4. That’s good Cat. I think Women Learning Thai is the best resource on the web at the moment for learning the language.

    I always know when it is time to change paths – the thought won’t go away and my current path becomes more difficult. If it is time for you to go then …

  5. Thanks Paul. I love writing/researching for WLT so I don’t see it stopping soon. Evolving maybe…

    I never know when it’s time and in the past I’ve made mistakes. Moving back to the UK for that year was one mistake but it turned out great (leaving is a sure way to get your employer to double your salary!)

    During that move was when I realised just how much I love SE Asia (this was before I moved to Thailand). So I don’t want to do that again without being better prepared = a lot more money.

    But no matter where I end up, a part of my heart will be in Thailand.

  6. Paul, I call it Thailand fever, for which in my book there is no cure, but perhaps you’re right, its more of an addiction that can be tackled.

    Personally I have always been a bit of a rolling stone, started when I joined the army,we moved every three years or so. Once I left the service I found I missed the three year cycle.

    Trouble is I substituted changes of relationship for moving around which sort of messed up my personal life.

    Moving here was probably part of my three year thing. Now I am almost three years here but so far I don’t have itchy feet so maybe Thailand has actually provided me with an opportunity to break my three year cycle and settle down?

    1. Hi Mike, I do believe people change – or at least they can. I was actually fairly similar to you. I was moved around a lot as a child and this continued right up until the time I moved to Thailand. I’m always a bit envious of those people who grew up and stayed in the same place; I have no lifelong friends. I want my son to benefit from living in the one place at least until adulthood. We’ll see how it goes.

  7. Paul the bit about lifelong friends rings true for me, I have many acquaintances all over the globe, but true friends are different matter.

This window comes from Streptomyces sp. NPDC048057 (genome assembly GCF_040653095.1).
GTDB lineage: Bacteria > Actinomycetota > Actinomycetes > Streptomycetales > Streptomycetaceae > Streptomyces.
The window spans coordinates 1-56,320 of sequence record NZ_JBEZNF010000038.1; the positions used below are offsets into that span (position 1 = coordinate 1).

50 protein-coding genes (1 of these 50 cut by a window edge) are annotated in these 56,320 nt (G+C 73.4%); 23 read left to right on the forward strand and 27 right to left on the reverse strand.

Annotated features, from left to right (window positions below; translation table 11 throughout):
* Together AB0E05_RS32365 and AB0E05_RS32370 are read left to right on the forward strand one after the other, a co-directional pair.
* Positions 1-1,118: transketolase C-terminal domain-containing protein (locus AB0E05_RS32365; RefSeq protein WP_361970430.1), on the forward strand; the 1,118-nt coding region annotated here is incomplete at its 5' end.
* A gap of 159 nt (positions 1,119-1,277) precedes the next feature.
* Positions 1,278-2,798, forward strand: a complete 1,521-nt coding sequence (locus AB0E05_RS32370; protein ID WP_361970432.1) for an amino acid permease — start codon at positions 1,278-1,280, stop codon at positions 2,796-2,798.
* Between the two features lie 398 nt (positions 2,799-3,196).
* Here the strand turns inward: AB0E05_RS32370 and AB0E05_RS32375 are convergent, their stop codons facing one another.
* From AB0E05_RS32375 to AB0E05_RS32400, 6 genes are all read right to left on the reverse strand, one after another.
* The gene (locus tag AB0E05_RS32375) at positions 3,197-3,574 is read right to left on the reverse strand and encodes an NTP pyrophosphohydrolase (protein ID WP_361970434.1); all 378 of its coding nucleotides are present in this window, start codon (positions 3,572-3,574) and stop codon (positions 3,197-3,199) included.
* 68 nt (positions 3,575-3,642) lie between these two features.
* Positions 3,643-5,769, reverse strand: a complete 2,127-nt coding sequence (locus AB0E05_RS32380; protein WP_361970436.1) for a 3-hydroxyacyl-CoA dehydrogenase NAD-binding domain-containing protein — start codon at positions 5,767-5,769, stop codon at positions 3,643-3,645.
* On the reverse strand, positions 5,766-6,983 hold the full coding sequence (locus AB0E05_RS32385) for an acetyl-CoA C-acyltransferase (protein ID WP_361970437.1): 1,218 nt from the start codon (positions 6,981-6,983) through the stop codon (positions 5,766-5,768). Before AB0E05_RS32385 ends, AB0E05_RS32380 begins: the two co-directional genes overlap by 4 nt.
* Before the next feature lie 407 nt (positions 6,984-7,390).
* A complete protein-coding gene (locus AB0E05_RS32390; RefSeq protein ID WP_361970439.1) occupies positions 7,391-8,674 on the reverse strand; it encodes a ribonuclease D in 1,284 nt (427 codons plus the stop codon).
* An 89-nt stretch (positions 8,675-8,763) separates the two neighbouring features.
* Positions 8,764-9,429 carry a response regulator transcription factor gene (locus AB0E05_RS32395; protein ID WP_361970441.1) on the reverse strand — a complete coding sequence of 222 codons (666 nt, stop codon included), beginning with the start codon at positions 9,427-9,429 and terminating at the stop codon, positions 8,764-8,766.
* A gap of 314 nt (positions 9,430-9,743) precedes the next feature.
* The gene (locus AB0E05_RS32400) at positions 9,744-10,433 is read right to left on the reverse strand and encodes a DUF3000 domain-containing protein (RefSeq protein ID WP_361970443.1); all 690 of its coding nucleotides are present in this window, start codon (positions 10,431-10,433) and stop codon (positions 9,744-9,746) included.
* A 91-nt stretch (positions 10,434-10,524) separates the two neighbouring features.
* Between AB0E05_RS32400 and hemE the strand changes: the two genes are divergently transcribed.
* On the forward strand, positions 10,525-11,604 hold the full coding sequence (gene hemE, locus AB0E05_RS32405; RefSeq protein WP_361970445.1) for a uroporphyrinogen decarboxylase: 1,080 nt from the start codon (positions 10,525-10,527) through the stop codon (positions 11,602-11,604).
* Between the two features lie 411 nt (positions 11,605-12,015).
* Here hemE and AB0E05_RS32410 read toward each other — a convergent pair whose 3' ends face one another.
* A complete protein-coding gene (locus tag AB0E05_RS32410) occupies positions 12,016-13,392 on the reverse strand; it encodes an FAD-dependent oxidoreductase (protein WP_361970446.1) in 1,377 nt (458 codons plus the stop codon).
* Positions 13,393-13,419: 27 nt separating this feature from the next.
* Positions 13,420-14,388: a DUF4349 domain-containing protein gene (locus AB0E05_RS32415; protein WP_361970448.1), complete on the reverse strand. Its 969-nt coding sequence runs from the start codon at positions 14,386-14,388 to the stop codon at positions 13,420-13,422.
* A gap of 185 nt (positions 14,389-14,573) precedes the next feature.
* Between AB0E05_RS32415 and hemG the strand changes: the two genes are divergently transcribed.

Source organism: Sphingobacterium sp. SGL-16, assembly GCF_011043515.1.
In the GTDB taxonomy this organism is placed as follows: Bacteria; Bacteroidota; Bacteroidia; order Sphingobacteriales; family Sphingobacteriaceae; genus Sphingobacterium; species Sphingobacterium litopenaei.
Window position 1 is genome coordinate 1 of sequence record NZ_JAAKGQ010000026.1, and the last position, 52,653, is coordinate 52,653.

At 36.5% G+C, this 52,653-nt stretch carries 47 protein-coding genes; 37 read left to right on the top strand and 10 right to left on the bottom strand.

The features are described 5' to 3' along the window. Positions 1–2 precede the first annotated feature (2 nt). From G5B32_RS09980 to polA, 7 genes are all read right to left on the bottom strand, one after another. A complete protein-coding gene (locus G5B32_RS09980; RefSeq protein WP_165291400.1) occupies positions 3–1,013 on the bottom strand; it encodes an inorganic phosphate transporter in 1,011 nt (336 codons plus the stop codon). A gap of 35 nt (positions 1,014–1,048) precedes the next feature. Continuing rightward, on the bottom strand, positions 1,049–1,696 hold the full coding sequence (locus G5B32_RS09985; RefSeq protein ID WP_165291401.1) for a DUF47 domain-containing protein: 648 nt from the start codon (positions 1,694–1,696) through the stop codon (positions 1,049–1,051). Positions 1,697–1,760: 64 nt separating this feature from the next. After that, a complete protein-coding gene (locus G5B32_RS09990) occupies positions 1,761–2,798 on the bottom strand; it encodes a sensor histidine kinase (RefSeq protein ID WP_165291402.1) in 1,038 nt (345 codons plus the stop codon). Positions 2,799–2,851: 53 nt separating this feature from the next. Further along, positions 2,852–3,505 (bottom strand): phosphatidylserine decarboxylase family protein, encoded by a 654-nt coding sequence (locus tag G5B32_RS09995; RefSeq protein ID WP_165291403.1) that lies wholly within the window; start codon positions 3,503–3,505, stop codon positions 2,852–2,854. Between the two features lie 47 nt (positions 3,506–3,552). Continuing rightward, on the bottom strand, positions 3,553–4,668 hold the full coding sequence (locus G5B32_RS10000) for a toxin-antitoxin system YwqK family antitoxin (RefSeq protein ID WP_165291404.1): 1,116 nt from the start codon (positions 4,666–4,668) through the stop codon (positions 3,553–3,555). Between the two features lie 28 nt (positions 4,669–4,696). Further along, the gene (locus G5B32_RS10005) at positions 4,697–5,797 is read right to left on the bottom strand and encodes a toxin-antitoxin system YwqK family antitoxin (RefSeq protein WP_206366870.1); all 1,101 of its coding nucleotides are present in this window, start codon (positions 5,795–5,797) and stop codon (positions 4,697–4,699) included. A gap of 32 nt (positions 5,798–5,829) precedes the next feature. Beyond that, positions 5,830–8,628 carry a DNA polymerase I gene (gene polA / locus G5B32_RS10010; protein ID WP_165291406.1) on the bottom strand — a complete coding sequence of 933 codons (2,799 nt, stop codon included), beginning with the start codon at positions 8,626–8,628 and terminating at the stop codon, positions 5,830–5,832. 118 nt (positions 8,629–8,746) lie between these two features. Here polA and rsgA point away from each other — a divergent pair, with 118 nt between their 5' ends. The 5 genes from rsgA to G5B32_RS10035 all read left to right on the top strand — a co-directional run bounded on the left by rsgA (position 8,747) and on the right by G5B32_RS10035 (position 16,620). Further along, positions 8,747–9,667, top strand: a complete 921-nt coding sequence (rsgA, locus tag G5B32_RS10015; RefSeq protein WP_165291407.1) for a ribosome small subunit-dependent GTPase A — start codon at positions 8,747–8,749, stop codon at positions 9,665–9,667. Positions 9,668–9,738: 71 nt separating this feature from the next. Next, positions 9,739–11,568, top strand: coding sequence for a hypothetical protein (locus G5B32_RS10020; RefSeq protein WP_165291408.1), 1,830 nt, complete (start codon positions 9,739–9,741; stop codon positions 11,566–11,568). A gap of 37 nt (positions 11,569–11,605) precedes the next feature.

I would encourage my children to travel but as for moving around, I’m not so sure.

  8. Hi,

    Maybe with western culture it is much more prevalent to move every few years, as my parnets move every 3 years. Although Once I got married and had children in 1973, the moving slowed down to a 10 year cycle. I to missed having the life long friends that folks accumulate from grade 1 into their adulthood, However on a funny note, My oldest daughter would lament on how she would have prefered to move a lot instead of staing in the same community from grade scool through High School?? So? What to do?:-)


    1. Thanks Ivan, maybe it is just a case of the grass is always greener on the other side. I have two sisters who are younger than I am and they had a far more settled life. One of them really has the travel bug now though.

  9. There is such a thing as Thailand addiction. Some people tend to use the phrase “Thailand is in your blood around” to describe it.

    I knew one guy who retired at 65 sold his house in the U.K and decided to live in Pattaya on the proceeds.

    His plan was to buy a big house in Pattaya which he did and then marry his bar girl girlfriend. The house was bought, the furniture was bought she moved in and he moved out. Right back to a cosy little bedsit in the U.K.

    Time taken… approx 2 months. The above is a pretty grim and true scenario. The person in question was told about the possible outcomes of such a stupid venture, but decided to ignore the well meant advice of his friends.

    1. Hi Mark, some people are lucky enough to be able to learn from other people’s mistakes but most people have to learn the hard way. For the big prizes in life it is often required to take the biggest risks – sometimes we pay the price. Many people who arrive in Thailand have their judgement impaired because of alcohol, easy availiabiity of sex in tourist areas, the sun, or being in such an exotic place – they can take extreme risks.

  10. Just got back from Thailand first trip and was looking to see if anyone else was addicted, it really scary how you want to leave everything and go there plus what’s amazing I’m working in Saudia too so it really drives you crazy coming back here haha